When I was a young child, we would go outside and play in the snow, and my mother would put on a hat from Sapmi or Lapland, Sweden. We also had mittens Sapmi mittens from Sweden because they are so warm.
The Sami are indigenous people who live in northern parts of Norway, Sweden, Finland, and Russia, known as Lapland or Sapmi. Most Sami people live in Norway and Sweden, some in Northern Finland and a few in Russia.
I have long been fascinated by this most northern part of the world of reindeer, Sami, and the midnight sun. I used to have a beautiful reindeer skin rug on my floor.
Lapland (Sapmi) – Why Is It Called Lapland?
Lapland is the name of the most northern part of Norway, Sweden, Finland, and the Kola Peninsula of Russia; this area is known as Lapland. Lapland is a region and not a country as the region of Lapland goes through 4 different country’s borders.
This region of the world is called Lapland because the word Lapp is the name that the Scandinavians have long used to call the Sami people who have inhabited the area for thousands of years. The Lapland area is known as a land of the people of Lapp or the land of the Sami people.
Today most Sami people consider the name Lapp a derogatory term, so it is best not to use it if you are traveling there and speaking to Sami people. The Sami people call the region Sapmi.
The region of Lapland has the Barents Sea on the north, the White Sea on the East, and the Norwegian Sea is on its west.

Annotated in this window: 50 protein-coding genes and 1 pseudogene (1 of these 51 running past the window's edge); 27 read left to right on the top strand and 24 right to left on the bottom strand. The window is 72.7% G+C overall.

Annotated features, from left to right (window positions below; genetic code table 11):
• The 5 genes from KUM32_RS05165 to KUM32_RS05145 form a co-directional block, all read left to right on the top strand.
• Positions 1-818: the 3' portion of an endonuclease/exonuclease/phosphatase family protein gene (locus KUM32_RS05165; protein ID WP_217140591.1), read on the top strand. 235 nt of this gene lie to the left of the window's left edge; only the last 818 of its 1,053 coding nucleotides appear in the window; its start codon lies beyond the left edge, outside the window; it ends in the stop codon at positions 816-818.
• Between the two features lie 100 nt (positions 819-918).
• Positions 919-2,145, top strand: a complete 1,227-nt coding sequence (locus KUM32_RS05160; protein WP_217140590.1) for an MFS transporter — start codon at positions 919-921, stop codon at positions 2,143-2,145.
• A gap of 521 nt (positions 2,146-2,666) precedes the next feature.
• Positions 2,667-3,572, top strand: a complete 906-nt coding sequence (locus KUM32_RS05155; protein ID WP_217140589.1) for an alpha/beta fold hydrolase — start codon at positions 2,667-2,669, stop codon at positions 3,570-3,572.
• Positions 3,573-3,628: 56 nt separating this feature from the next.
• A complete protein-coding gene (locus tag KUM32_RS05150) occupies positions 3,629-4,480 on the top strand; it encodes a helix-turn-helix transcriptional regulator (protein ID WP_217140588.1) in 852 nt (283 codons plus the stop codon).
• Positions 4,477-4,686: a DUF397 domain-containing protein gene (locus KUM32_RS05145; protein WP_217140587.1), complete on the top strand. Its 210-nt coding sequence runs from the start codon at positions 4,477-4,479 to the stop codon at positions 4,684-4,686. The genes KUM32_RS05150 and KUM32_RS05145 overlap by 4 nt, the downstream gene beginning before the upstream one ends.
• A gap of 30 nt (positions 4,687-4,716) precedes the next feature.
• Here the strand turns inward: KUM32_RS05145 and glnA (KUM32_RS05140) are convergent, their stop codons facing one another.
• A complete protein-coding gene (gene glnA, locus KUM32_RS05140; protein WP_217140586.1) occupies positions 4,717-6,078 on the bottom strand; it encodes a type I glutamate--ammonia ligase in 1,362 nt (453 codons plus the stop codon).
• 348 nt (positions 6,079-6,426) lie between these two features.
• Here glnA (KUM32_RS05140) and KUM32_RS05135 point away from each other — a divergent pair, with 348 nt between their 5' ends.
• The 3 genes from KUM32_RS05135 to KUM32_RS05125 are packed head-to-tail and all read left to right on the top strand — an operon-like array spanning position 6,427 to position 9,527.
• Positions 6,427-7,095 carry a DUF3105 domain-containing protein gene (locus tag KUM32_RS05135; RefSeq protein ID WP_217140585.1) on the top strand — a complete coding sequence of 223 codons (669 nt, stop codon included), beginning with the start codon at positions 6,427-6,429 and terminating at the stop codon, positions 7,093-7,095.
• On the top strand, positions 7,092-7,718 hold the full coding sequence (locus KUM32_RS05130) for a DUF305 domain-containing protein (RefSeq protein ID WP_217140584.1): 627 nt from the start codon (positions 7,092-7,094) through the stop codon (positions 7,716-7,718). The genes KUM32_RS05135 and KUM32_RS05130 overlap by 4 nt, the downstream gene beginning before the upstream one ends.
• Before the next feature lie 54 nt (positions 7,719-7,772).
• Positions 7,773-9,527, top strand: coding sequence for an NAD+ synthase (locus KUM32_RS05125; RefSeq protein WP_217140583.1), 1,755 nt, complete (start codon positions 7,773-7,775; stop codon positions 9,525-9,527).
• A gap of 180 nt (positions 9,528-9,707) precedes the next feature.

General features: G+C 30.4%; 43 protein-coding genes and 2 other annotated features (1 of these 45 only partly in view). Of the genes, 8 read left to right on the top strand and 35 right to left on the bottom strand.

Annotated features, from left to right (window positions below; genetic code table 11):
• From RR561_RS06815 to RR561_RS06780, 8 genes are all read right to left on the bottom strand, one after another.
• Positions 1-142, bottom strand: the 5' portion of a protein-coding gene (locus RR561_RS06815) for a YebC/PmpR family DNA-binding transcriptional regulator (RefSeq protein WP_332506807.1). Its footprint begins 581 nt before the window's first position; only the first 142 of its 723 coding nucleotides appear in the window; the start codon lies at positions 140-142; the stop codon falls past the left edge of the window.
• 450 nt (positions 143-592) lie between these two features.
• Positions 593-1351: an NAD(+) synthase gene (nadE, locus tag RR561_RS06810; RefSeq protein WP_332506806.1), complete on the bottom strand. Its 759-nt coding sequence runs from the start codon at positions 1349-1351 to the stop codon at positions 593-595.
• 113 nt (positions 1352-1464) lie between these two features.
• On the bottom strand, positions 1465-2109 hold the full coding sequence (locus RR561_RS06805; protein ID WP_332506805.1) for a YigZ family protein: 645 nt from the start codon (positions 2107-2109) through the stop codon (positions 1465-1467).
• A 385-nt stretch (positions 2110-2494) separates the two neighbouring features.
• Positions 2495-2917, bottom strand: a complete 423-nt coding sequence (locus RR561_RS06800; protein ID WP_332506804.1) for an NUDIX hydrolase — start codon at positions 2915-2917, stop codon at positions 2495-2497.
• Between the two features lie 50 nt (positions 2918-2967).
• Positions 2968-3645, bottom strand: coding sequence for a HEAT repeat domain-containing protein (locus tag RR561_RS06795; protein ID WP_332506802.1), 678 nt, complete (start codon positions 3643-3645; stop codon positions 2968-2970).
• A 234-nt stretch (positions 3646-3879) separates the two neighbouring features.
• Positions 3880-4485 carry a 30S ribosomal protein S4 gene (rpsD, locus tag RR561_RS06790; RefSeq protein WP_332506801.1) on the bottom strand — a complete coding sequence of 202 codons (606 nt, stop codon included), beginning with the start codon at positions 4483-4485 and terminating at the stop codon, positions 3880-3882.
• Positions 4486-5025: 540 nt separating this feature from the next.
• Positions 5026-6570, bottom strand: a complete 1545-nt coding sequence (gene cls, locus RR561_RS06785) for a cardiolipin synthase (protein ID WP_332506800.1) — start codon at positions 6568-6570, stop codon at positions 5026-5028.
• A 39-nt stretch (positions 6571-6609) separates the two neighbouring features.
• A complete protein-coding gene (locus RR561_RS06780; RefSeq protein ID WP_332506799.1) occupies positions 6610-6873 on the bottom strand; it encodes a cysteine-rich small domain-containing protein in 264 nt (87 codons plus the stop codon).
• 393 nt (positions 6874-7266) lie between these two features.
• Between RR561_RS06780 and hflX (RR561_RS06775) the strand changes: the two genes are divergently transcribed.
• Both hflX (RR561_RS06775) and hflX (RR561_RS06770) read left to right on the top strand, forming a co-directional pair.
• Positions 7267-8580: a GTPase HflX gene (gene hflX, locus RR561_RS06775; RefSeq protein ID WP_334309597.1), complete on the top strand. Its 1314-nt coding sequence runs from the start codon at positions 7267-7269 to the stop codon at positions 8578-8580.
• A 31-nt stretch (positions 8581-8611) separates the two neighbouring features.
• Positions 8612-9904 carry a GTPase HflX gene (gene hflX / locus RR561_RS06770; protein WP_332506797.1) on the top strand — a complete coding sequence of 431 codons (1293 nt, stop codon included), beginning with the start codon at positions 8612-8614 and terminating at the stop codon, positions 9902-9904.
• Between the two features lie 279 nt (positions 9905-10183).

Because Lapland or Sapmi straddles a large landmass, the land is also as varied as the region. Parts of Norway’s Lapland are mainly open and filled with the wind without any tree or timber. Other areas of Lapland have a dense forest of pine, and spruce, and other foliage. The Swedish Lapland has large finger lakes, while the Finnish area has many bogs and small lakes.
The Sami Who Live In Lapland (Sapmi)
The Sami people are indigenous Finno-Ugric speaking people who inhabit Sapmi or the Lapland region. The name Sami is sometimes also spelled Saami.
There is no census for the Sami people. The total population of the Sami is estimated to be 80,000 people.
Here is a general breakdown of which country they live in:
|Country||Approx Sami Population|
As you can see from this table, over half the Sami population lives in Norway; If you look at a map, Norway has a large land area of Sapmi (Lapland). Next is Sweden and then Finland and Russia. The majority of Sami live in a Scandinavian country.
The Sami speak a language that is knowns as the Sami language. There are known to be about ten or more dialects of the Sami language. The langue is a Uralic language.
As there are so many languages, this is also why you may see different terms from the Sami language, including Sámi, Sami, Saami, Saame, Sámic, Samic, and Saamic. In the past, the term Lappish and Lappic may have been used but today considered derogatory.
The traditional Sami livelihood is coastal fishing, fur trapping, sheep herding, and reindeer herding. The Sami are famous for their semi-nomadic lifestyle of reindeer herding.
The Sami, Lapland (Sapmi), And Reindeer Herds
When most people think of Lapland, they think of reindeer. Lapland is home to several hundred thousand reindeer. Today about 10% of the Sami are Reindeer herders; the reindeer herds provide meat, fur, and transportation.